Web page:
Refined in execution and melancholy in atmosphere, this highly finished study immediately brings to mind Ossian evoking ghosts on the edge of the Lora, a painting commissioned from Gérard in 1800 for the château in Malmaison by Joséphine de Beauharnais, whose enthusiasm for the subject was shared by her husband, Napoleon Bonaparte, at the time France’s premier consul. She entrusted the interior decoration to the architects Charles Percier and Pierre-François-Léonard Fontaine, who asked Gérard and Anne-Louis Girodet-Trioson to supply two large paintings for the château’s Salon doré. Gérard’s painting was subsequently lost, but Malmaison was able to replace it in 1967 by another version (inv. MM 67-3-1; fig.; see H. Hohl in Ossian, exhib. cat., Paris, Grand Palais, and Hamburg, Hamburger Kunsthalle, 1974, no. 75, ill.). The paintings’ subjects were taken from (or in the case of Girodet’s composition, inspired by) the epic poem of Ossian, published in Edinburgh in 1760 and purportedly based on Gaelic oral tradition, but in fact the creation of the Scottish writer James Macpherson. The text was hugely popular in the decades following its publication.
Among the works Gérard produced in preparation for the Malmaison picture is a canvas at the Hamburger Kunsthalle (inv. 1060; see P. Rosenberg in Poussin, Watteau, Chardin, David… Peintures françaises dans les collections allemandes XVIIe-XVIIIe siècle, exhib. cat., Paris, Galeries Nationales du Grand Palais, and elsewhere, 2005-2006, no. 52, ill.), and a squared drawing at the Louvre (inv. RF 35641; see A. Sérullaz in Gérard, Girodet, Gros. L’Atelier de David, Paris, 2005, no. 11, ill.).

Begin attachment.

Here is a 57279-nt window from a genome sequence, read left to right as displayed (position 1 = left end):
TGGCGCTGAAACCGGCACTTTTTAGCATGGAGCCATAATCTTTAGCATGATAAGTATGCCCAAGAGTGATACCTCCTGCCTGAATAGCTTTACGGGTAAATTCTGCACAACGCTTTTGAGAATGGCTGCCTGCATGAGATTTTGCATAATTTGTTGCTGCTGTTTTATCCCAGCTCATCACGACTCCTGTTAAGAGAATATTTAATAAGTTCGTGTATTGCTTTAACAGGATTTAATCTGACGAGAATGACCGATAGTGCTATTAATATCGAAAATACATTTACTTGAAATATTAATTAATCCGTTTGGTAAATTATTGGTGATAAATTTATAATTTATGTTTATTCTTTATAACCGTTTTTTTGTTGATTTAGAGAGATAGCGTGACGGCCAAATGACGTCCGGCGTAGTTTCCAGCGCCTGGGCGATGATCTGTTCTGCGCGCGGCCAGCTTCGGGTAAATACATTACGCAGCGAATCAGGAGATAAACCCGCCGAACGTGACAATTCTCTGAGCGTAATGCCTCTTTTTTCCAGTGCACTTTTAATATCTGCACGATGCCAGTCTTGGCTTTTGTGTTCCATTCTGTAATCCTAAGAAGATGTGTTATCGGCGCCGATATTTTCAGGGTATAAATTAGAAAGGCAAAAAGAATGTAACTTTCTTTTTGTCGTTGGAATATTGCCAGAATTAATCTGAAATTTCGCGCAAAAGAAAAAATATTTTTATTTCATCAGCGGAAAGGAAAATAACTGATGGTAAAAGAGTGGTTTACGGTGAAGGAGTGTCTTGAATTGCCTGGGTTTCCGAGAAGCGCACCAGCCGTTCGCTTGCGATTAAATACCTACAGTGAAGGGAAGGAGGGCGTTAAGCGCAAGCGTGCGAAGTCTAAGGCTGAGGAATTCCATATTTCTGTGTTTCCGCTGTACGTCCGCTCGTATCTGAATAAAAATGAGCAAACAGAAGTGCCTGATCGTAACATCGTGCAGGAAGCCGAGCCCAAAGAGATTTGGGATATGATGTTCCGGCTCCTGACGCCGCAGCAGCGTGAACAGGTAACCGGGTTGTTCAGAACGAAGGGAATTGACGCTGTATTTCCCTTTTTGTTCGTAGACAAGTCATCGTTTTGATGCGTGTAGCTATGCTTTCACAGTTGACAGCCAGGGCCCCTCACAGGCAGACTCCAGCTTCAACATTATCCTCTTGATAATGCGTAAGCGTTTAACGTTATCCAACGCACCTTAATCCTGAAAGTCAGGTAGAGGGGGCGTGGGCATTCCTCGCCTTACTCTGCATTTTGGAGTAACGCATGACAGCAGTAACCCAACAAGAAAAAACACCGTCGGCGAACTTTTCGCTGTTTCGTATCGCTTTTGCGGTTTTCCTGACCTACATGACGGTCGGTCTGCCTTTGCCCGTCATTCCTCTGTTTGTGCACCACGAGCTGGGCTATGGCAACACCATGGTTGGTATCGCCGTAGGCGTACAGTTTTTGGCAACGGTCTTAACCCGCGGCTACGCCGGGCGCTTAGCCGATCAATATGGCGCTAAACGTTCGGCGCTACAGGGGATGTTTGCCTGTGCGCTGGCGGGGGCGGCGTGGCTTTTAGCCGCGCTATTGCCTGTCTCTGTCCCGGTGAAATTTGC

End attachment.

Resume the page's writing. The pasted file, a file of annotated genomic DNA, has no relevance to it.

The subject of the present sheet is close but not identical to that of the Malmaison composition: here, Malvina is about to expire in the arms of her father-in-law, the bard Ossian, after which she will join her lover, the warrior Oscar, in Odin’s paradise. The same scene would be treated in 1811 by Ary Scheffer in a painting once attributed to Girodet and now at the Musée Auguste Grasset in Varzy (inv. VP 002). While the precise purpose and context for the creation of Gérard’s drawing offered here still needs further clarification, it bears witness to the artist’s fascination with the Ossianic epic, and reaffirms his place, alongside Ingres and Girodet, as one of the great figures in French Romanticism to be inspired by the genius of Macpherson’s forgery.
Fig. François Gérard, Ossian evoking ghosts on the edge of the Lora, Château de Malmaison